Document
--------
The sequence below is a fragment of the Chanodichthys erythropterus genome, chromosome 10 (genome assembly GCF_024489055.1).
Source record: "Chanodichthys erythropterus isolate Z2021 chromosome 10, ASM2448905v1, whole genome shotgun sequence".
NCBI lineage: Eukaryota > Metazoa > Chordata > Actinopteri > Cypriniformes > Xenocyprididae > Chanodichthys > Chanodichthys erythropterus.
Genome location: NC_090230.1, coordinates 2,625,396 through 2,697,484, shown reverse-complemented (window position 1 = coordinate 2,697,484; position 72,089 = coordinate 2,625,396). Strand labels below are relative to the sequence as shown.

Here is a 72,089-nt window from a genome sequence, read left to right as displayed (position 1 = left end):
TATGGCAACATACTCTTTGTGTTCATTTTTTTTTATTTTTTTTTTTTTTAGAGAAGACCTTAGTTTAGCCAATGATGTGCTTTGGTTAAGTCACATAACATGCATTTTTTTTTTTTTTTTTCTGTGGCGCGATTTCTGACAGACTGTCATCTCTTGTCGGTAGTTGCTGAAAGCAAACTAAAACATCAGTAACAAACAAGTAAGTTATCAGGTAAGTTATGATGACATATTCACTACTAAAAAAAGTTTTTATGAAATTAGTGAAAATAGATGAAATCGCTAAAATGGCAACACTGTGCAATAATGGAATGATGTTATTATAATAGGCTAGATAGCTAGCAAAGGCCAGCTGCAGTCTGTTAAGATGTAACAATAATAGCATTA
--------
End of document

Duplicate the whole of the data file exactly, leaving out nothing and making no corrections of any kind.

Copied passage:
The sequence below is a fragment of the Chanodichthys erythropterus genome, chromosome 10 (genome assembly GCF_024489055.1).
Source record: "Chanodichthys erythropterus isolate Z2021 chromosome 10, ASM2448905v1, whole genome shotgun sequence".
NCBI lineage: Eukaryota > Metazoa > Chordata > Actinopteri > Cypriniformes > Xenocyprididae > Chanodichthys > Chanodichthys erythropterus.
Genome location: NC_090230.1, coordinates 2,625,396 through 2,697,484, shown reverse-complemented (window position 1 = coordinate 2,697,484; position 72,089 = coordinate 2,625,396). Strand labels below are relative to the sequence as shown.

Here is a 72,089-nt window from a genome sequence, read left to right as displayed (position 1 = left end):
TATGGCAACATACTCTTTGTGTTCATTTTTTTTTATTTTTTTTTTTTTTAGAGAAGACCTTAGTTTAGCCAATGATGTGCTTTGGTTAAGTCACATAACATGCATTTTTTTTTTTTTTTTTCTGTGGCGCGATTTCTGACAGACTGTCATCTCTTGTCGGTAGTTGCTGAAAGCAAACTAAAACATCAGTAACAAACAAGTAAGTTATCAGGTAAGTTATGATGACATATTCACTACTAAAAAAAGTTTTTATGAAATTAGTGAAAATAGATGAAATCGCTAAAATGGCAACACTGTGCAATAATGGAATGATGTTATTATAATAGGCTAGATAGCTAGCAAAGGCCAGCTGCAGTCTGTTAAGATGTAACAATAATAGCATTA